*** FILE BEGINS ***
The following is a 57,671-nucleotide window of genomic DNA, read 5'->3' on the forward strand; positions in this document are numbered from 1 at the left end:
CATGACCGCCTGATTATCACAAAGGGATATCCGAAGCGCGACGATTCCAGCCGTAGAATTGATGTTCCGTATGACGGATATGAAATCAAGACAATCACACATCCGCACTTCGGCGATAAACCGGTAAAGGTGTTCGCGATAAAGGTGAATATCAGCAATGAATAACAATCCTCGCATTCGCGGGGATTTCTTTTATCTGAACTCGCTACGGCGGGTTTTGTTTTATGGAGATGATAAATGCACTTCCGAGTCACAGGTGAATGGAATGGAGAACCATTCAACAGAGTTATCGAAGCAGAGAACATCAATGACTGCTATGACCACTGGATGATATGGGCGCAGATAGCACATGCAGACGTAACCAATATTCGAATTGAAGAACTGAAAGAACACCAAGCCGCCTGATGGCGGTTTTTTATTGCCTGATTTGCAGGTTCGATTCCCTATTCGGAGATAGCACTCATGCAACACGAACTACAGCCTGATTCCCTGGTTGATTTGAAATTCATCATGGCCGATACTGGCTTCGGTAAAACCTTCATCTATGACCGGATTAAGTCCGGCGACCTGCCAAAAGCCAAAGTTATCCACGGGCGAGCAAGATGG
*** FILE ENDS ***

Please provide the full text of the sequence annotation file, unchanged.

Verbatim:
The following is a 57,671-nucleotide window of genomic DNA, read 5'->3' on the forward strand; positions in this document are numbered from 1 at the left end:
CATGACCGCCTGATTATCACAAAGGGATATCCGAAGCGCGACGATTCCAGCCGTAGAATTGATGTTCCGTATGACGGATATGAAATCAAGACAATCACACATCCGCACTTCGGCGATAAACCGGTAAAGGTGTTCGCGATAAAGGTGAATATCAGCAATGAATAACAATCCTCGCATTCGCGGGGATTTCTTTTATCTGAACTCGCTACGGCGGGTTTTGTTTTATGGAGATGATAAATGCACTTCCGAGTCACAGGTGAATGGAATGGAGAACCATTCAACAGAGTTATCGAAGCAGAGAACATCAATGACTGCTATGACCACTGGATGATATGGGCGCAGATAGCACATGCAGACGTAACCAATATTCGAATTGAAGAACTGAAAGAACACCAAGCCGCCTGATGGCGGTTTTTTATTGCCTGATTTGCAGGTTCGATTCCCTATTCGGAGATAGCACTCATGCAACACGAACTACAGCCTGATTCCCTGGTTGATTTGAAATTCATCATGGCCGATACTGGCTTCGGTAAAACCTTCATCTATGACCGGATTAAGTCCGGCGACCTGCCAAAAGCCAAAGTTATCCACGGGCGAGCAAGATGG